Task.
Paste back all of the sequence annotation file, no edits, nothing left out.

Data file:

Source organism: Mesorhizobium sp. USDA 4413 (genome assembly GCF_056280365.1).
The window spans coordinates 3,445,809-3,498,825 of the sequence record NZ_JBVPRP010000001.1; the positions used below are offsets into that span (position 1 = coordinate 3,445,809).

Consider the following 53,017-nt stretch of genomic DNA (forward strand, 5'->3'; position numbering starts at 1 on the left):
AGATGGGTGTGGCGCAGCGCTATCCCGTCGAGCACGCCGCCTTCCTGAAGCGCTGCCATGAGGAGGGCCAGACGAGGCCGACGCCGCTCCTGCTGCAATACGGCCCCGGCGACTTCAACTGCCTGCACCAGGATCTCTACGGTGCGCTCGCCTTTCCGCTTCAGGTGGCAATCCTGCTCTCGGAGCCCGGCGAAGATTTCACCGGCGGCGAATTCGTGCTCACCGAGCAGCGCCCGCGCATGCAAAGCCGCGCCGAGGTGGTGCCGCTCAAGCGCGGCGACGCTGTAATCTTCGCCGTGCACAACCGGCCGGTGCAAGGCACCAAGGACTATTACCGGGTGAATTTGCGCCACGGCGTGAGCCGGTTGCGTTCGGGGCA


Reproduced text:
Source organism: Mesorhizobium sp. USDA 4413 (genome assembly GCF_056280365.1).
The window spans coordinates 3,445,809-3,498,825 of the sequence record NZ_JBVPRP010000001.1; the positions used below are offsets into that span (position 1 = coordinate 3,445,809).

Consider the following 53,017-nt stretch of genomic DNA (forward strand, 5'->3'; position numbering starts at 1 on the left):
AGATGGGTGTGGCGCAGCGCTATCCCGTCGAGCACGCCGCCTTCCTGAAGCGCTGCCATGAGGAGGGCCAGACGAGGCCGACGCCGCTCCTGCTGCAATACGGCCCCGGCGACTTCAACTGCCTGCACCAGGATCTCTACGGTGCGCTCGCCTTTCCGCTTCAGGTGGCAATCCTGCTCTCGGAGCCCGGCGAAGATTTCACCGGCGGCGAATTCGTGCTCACCGAGCAGCGCCCGCGCATGCAAAGCCGCGCCGAGGTGGTGCCGCTCAAGCGCGGCGACGCTGTAATCTTCGCCGTGCACAACCGGCCGGTGCAAGGCACCAAGGACTATTACCGGGTGAATTTGCGCCACGGCGTGAGCCGGTTGCGTTCGGGGCA